8 out of 10 people have cried at work, so just know you’re not alone

According to a new study from job search company Monster, 8 out of 10 people have cried at work, which means the other two are either lying or wait to have their existential crises in the parking lot.

According to a new study from job search company Monster, 8 out of 10 people have cried at work, which means the other two are either lying or wait to have their existential crises in the parking lot.

Why are so many darkened conference rooms being stained with the secret tears of a disconsolate workforce? Monster’s poll of 3,000 workers found that 45% of respondents who admitted to crying said it was because of their bosses or co-workers. Only 19% of respondents who had cried said that personal, non-work issues were the reason for the teardrops on their keyboards.

Now, eight working hours is an entire third of each day, so some of your unscheduled crying time is bound to fall in that window. But while crying at work may be statistically inevitable, it also raises a lot of concerns about workload and workplace dynamics. More than 15% of work weepers said they cried because of workload, while almost 13% said they were upset over workplace bullying.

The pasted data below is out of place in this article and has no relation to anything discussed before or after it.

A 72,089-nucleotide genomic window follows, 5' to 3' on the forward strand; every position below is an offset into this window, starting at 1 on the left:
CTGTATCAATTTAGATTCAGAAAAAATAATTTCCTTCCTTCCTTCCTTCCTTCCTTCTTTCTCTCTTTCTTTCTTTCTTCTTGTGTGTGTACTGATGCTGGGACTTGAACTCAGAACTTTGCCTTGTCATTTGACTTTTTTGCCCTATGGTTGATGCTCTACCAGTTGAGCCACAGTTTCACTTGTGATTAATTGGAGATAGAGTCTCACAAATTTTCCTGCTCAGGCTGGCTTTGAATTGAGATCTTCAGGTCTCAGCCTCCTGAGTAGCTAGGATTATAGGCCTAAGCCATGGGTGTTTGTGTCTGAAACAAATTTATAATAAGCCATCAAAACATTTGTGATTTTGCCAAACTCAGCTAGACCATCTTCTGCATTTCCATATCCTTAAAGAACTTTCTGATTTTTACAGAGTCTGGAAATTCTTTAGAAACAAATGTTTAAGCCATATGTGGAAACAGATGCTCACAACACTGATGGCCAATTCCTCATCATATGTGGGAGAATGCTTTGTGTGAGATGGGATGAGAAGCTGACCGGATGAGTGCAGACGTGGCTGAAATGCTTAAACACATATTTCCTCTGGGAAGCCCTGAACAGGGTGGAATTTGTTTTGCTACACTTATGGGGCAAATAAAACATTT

“When you cry at work, that’s a sign of a toxic environment,” Monster career expert Vicki Salemi said in response to the study. “There are numerous jobs out there where you will be doing the opposite, feeling happy and accomplished.”

Despite the fact that a majority of people have most likely let it flow at work, crying in the workplace is still a very taboo and divisive subject. There a good reason: Unless you’re a soap opera actor or Tammy Faye Bakker, crying isn’t in most job descriptions.

In the past few years, more attention to employee wellness and workplace culture has softened the view on professionally shed tears. Even a recent bout of emotionalism on the 2020 presidential campaign trail raised the issue of crying on the political stage. Experts like CNN’s Chris Cillizza say genuine shows of emotion are important to remind us that, whether behind the podium or our standing desk, we’re all human. “We, collectively, need more empathy, more humanity and more authenticity in our world — and especially in our politics,” he says.

Whether that will help the person softly snuffling in the last bathroom stall because their expense report got returned for a third time isn’t clear. But at the very least, they can take comfort in the knowledge that they are, statistically, not alone.

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